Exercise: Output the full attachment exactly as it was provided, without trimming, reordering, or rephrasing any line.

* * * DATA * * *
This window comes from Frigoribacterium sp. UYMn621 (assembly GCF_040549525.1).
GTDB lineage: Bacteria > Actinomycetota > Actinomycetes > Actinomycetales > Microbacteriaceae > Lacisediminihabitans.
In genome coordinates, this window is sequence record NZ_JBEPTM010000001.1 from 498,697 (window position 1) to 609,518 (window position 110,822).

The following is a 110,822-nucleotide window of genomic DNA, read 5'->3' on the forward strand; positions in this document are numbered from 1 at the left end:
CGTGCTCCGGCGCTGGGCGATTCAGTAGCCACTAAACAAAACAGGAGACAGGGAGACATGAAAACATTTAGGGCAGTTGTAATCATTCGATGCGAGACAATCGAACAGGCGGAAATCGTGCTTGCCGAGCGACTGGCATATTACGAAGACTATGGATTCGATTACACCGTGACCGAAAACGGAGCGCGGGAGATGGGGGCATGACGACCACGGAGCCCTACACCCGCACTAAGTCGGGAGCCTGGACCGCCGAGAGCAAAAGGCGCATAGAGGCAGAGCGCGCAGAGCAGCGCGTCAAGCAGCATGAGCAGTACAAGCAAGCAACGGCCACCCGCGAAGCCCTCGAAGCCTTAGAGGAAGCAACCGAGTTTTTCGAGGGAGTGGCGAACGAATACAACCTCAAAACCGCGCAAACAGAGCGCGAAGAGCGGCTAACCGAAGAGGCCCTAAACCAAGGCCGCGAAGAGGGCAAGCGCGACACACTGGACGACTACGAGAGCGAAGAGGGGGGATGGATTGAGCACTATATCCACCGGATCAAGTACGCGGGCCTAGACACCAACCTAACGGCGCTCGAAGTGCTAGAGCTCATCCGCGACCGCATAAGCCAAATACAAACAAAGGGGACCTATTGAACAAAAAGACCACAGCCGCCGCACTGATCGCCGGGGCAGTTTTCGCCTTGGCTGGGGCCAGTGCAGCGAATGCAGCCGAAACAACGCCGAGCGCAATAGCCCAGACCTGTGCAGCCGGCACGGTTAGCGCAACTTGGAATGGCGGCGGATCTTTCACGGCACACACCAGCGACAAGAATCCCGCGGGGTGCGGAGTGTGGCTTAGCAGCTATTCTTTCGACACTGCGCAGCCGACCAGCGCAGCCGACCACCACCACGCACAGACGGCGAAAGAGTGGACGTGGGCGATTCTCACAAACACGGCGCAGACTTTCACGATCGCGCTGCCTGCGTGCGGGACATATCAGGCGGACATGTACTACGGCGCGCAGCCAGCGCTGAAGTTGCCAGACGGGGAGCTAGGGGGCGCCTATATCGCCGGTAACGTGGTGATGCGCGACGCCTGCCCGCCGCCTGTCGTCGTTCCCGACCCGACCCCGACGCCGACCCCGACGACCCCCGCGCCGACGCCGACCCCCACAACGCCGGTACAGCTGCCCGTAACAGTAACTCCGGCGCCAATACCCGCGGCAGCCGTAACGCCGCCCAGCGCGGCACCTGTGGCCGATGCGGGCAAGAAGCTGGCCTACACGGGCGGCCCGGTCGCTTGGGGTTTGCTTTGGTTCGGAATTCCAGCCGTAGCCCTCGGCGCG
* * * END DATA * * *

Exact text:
This window comes from Frigoribacterium sp. UYMn621 (assembly GCF_040549525.1).
GTDB lineage: Bacteria > Actinomycetota > Actinomycetes > Actinomycetales > Microbacteriaceae > Lacisediminihabitans.
In genome coordinates, this window is sequence record NZ_JBEPTM010000001.1 from 498,697 (window position 1) to 609,518 (window position 110,822).

The following is a 110,822-nucleotide window of genomic DNA, read 5'->3' on the forward strand; positions in this document are numbered from 1 at the left end:
CGTGCTCCGGCGCTGGGCGATTCAGTAGCCACTAAACAAAACAGGAGACAGGGAGACATGAAAACATTTAGGGCAGTTGTAATCATTCGATGCGAGACAATCGAACAGGCGGAAATCGTGCTTGCCGAGCGACTGGCATATTACGAAGACTATGGATTCGATTACACCGTGACCGAAAACGGAGCGCGGGAGATGGGGGCATGACGACCACGGAGCCCTACACCCGCACTAAGTCGGGAGCCTGGACCGCCGAGAGCAAAAGGCGCATAGAGGCAGAGCGCGCAGAGCAGCGCGTCAAGCAGCATGAGCAGTACAAGCAAGCAACGGCCACCCGCGAAGCCCTCGAAGCCTTAGAGGAAGCAACCGAGTTTTTCGAGGGAGTGGCGAACGAATACAACCTCAAAACCGCGCAAACAGAGCGCGAAGAGCGGCTAACCGAAGAGGCCCTAAACCAAGGCCGCGAAGAGGGCAAGCGCGACACACTGGACGACTACGAGAGCGAAGAGGGGGGATGGATTGAGCACTATATCCACCGGATCAAGTACGCGGGCCTAGACACCAACCTAACGGCGCTCGAAGTGCTAGAGCTCATCCGCGACCGCATAAGCCAAATACAAACAAAGGGGACCTATTGAACAAAAAGACCACAGCCGCCGCACTGATCGCCGGGGCAGTTTTCGCCTTGGCTGGGGCCAGTGCAGCGAATGCAGCCGAAACAACGCCGAGCGCAATAGCCCAGACCTGTGCAGCCGGCACGGTTAGCGCAACTTGGAATGGCGGCGGATCTTTCACGGCACACACCAGCGACAAGAATCCCGCGGGGTGCGGAGTGTGGCTTAGCAGCTATTCTTTCGACACTGCGCAGCCGACCAGCGCAGCCGACCACCACCACGCACAGACGGCGAAAGAGTGGACGTGGGCGATTCTCACAAACACGGCGCAGACTTTCACGATCGCGCTGCCTGCGTGCGGGACATATCAGGCGGACATGTACTACGGCGCGCAGCCAGCGCTGAAGTTGCCAGACGGGGAGCTAGGGGGCGCCTATATCGCCGGTAACGTGGTGATGCGCGACGCCTGCCCGCCGCCTGTCGTCGTTCCCGACCCGACCCCGACGCCGACCCCGACGACCCCCGCGCCGACGCCGACCCCCACAACGCCGGTACAGCTGCCCGTAACAGTAACTCCGGCGCCAATACCCGCGGCAGCCGTAACGCCGCCCAGCGCGGCACCTGTGGCCGATGCGGGCAAGAAGCTGGCCTACACGGGCGGCCCGGTCGCTTGGGGTTTGCTTTGGTTCGGAATTCCAGCCGTAGCCCTCGGCGCG